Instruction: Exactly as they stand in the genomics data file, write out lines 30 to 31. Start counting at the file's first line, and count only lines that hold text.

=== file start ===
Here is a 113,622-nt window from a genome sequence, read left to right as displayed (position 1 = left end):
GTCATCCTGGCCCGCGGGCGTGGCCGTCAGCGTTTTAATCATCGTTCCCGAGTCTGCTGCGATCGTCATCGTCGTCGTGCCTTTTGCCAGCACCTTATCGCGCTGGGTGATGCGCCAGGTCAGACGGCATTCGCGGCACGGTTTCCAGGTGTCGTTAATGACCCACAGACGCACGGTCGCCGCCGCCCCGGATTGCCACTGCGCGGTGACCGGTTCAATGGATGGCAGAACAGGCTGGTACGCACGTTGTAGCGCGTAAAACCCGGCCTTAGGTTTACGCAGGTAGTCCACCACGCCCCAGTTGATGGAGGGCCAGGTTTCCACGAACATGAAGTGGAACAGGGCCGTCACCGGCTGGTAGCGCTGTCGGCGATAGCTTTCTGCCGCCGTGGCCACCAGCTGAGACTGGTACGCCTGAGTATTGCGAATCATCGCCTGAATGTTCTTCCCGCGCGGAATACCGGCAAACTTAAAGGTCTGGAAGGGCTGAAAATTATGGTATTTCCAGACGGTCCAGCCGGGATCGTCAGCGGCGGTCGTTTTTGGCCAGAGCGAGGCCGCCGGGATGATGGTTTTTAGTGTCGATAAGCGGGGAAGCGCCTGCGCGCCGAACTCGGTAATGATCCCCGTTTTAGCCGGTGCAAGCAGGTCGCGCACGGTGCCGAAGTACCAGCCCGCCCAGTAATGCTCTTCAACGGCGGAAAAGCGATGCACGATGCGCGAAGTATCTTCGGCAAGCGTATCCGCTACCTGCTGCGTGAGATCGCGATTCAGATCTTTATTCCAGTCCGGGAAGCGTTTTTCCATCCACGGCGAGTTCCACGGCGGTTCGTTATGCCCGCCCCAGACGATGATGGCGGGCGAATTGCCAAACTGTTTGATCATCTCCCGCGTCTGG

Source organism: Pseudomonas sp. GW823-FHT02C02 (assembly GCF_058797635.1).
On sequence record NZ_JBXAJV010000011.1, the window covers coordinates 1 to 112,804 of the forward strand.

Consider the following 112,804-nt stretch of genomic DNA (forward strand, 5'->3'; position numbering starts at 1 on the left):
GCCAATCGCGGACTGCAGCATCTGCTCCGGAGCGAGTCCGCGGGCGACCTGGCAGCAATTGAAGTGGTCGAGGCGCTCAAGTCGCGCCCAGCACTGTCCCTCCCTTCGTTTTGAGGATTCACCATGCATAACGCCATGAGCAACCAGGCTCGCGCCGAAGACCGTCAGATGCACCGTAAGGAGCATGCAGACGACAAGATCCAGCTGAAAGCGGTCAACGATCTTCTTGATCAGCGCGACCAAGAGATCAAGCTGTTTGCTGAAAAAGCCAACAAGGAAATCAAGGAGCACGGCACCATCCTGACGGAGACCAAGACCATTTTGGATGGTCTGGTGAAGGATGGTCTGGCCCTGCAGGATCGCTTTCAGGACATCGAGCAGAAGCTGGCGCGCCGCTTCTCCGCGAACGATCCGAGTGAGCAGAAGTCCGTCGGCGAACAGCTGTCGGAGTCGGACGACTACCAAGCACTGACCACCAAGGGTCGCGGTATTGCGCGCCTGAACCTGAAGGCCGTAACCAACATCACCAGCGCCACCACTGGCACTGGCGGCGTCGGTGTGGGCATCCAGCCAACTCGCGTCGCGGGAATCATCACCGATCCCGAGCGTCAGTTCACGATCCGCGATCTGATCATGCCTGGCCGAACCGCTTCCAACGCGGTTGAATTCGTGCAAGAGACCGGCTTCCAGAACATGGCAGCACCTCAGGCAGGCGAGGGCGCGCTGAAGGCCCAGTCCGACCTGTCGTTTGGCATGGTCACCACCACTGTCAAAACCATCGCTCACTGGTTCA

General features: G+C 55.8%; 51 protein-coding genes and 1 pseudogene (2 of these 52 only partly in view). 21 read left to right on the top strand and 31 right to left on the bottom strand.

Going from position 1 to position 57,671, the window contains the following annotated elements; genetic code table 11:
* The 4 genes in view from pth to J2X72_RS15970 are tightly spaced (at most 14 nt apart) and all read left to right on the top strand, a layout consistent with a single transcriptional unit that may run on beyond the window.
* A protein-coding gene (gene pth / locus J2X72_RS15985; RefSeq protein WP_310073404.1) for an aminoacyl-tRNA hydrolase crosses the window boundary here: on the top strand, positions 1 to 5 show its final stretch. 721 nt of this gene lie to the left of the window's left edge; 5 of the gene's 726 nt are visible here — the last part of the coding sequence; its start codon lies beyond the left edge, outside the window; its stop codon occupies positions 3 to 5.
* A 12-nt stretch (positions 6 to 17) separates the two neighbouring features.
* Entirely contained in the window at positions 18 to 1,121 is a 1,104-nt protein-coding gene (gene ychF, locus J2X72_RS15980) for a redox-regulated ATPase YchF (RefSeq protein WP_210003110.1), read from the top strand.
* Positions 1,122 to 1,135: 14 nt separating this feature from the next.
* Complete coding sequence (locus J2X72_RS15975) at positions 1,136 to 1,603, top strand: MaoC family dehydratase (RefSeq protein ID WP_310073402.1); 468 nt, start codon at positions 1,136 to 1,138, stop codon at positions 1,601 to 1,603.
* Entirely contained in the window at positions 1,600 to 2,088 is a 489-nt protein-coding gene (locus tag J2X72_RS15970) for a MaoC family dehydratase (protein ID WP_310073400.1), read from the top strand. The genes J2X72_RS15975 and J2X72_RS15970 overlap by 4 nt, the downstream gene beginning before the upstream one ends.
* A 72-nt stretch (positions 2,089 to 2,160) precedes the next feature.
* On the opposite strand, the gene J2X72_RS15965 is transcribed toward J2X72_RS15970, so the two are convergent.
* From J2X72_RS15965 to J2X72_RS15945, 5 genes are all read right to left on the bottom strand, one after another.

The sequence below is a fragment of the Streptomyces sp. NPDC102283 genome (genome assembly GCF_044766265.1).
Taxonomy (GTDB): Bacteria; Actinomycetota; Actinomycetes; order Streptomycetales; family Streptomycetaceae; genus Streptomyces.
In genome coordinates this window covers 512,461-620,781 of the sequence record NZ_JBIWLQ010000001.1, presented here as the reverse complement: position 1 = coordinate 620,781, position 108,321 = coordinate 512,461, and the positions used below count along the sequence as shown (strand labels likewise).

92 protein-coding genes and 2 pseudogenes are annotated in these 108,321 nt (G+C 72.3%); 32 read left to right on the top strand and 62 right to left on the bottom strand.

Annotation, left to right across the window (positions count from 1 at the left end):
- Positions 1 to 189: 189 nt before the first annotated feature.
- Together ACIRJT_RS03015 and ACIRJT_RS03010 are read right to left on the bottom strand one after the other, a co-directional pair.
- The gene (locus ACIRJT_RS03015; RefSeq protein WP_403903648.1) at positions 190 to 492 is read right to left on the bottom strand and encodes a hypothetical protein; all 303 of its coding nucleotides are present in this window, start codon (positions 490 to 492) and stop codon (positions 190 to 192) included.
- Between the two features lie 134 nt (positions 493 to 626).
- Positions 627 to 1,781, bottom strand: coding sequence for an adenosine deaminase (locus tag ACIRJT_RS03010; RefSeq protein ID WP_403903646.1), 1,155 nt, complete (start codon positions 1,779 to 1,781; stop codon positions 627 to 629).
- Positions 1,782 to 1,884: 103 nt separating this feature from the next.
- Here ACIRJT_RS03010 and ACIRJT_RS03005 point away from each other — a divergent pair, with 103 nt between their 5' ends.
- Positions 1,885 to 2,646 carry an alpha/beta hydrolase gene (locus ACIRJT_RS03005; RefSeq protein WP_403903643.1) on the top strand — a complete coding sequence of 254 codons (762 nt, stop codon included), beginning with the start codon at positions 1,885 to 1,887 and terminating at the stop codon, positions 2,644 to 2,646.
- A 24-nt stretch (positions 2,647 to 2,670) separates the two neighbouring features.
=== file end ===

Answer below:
- Here ACIRJT_RS03010 and ACIRJT_RS03005 point away from each other — a divergent pair, with 103 nt between their 5' ends.
- Positions 1,885 to 2,646 carry an alpha/beta hydrolase gene (locus ACIRJT_RS03005; RefSeq protein WP_403903643.1) on the top strand — a complete coding sequence of 254 codons (762 nt, stop codon included), beginning with the start codon at positions 1,885 to 1,887 and terminating at the stop codon, positions 2,644 to 2,646.